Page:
Access to Leitariegos Station is from Caboalles de Abajo, continuing towards Cangas del Narcea. It can also be accessed from the Asturian side of the mountains. The website is only in Spanish: https://www.leitariegos.net/

Information / visitor centres

Centro de Interpretación del Espacio Natural Alto Sil (Centro del Urogallo)

This is the main information and interpretation centre for the Valle de Laciana biosphere reserve and is an obligatory visit if you want to find out about the fauna and flora of the area. It contains various audio visual displays and exhibitions detailing local wildlife with special emphasis on the Cantabrian brown bear and the Cantabrian grouse (Urogallo in Spanish). Information about the geology and history of the area is also available.

The Casa del Parque del Espacio Natural Ancares-Alto Sil is located in the town of Caboalles de Arriba near Villablino. The best way to get there is by taking the CL-626 at the Barrios de Luna reservoir, leaving the A-66, towards Villablino (about 7 km). It can also be accessed from Ponferrada on the the CL-631 and from León by the CL-626 to La Magdalena then the LE-493 towards Villablino.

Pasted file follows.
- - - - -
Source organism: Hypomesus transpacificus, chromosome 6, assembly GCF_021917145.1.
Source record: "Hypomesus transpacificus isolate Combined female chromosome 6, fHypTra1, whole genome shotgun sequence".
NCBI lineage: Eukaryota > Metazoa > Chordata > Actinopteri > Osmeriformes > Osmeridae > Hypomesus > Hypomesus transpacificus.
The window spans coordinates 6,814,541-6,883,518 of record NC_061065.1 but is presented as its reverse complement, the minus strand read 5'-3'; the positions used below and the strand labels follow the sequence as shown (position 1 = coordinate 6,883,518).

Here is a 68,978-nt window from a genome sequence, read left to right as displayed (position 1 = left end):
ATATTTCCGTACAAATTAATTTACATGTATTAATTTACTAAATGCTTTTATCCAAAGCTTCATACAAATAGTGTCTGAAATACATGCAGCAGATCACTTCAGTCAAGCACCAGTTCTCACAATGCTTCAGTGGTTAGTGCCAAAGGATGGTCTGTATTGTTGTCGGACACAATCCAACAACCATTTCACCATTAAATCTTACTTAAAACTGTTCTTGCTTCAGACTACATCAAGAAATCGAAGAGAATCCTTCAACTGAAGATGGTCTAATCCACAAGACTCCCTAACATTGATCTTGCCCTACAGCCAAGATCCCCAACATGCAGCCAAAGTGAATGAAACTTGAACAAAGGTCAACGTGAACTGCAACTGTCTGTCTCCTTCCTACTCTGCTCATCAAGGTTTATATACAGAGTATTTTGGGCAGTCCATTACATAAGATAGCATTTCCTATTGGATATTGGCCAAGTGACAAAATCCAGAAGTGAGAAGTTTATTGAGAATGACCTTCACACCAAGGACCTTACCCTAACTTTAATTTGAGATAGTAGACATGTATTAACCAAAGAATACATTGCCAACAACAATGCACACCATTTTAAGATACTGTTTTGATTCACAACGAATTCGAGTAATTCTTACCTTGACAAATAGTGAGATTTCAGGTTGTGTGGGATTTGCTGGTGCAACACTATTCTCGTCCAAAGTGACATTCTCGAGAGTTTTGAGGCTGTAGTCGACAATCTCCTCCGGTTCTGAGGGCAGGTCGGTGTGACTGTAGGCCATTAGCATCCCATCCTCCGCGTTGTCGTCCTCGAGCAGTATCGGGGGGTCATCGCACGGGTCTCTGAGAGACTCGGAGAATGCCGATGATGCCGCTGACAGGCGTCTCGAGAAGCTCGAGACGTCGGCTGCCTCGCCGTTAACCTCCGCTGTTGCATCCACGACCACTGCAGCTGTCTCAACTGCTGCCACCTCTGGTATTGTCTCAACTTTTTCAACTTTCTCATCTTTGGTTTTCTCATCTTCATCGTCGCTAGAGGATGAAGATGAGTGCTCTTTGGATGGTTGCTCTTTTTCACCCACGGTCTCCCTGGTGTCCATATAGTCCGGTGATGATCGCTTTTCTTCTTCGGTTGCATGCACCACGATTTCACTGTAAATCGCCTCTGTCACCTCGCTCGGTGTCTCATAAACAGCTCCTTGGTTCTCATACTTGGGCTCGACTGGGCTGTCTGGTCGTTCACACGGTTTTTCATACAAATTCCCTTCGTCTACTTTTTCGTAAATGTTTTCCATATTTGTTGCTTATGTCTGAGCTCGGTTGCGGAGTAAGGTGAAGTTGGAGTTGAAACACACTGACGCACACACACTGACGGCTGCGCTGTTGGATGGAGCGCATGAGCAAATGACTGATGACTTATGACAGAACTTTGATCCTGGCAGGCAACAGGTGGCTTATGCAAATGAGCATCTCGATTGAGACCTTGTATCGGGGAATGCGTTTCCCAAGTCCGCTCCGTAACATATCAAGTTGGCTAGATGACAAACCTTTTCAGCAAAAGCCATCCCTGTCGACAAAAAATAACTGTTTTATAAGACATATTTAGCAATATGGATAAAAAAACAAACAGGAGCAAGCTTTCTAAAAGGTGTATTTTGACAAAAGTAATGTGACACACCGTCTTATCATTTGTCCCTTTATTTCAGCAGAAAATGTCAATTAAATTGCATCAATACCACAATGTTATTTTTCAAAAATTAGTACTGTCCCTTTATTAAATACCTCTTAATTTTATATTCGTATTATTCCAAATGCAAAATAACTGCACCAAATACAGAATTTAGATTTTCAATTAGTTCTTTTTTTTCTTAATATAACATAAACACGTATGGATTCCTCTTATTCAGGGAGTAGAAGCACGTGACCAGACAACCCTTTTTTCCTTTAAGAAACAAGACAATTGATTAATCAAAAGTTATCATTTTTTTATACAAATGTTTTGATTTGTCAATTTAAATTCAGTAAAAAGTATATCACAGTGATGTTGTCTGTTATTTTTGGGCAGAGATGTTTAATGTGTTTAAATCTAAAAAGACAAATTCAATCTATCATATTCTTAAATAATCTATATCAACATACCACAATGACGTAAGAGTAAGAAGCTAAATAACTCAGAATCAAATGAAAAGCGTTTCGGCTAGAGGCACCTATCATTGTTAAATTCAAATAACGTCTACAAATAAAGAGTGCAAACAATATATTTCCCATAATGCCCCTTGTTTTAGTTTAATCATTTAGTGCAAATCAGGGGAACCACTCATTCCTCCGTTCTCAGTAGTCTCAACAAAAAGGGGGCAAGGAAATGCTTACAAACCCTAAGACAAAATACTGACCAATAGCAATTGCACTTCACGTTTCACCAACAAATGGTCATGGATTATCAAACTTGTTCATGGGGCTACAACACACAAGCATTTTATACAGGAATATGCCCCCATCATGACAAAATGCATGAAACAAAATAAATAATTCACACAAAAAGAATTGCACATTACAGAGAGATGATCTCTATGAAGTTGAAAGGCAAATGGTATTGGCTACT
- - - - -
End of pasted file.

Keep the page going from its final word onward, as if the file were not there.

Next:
Museo Etnográfico “Sierra Pambley”

Located on Avenida la Brañina, 13 in the town of Villablino, this ethnografic museum showcases a traditional wealthy (almost aristocratic) household of the area. An interesting look back in time as to how the richer families lived back in the days of the coal mines. The website (in Spanish) is here: https://www.sierrapambley.org/museo

The official website (in Spanish) for the Valle de Laciana biosphere reserve is: http://lacianareservadelabiosfera.com/


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Sierra del Rincón Biosphere Reserve

  • Region: Madrid
  • Declared a Biosphere Reserve: 2005
  • Protected area: 15,230.8 ha Includes the Hayedo de Montejo beech forest.
  • Towns and villages: Horcajuelo de la Sierra, Montejo de la Sierra, Prádena del Rincón, La Hiruela, Puebla de la Sierra.

Points of interest

Located less than a hundred kilometers from Madrid, the Sierra del Rincón Biosphere Reserve is a mountainous territory between the Ayllón and Somosierra massifs. It is known as one of the most beautiful and least discovered places in the Community of Madrid.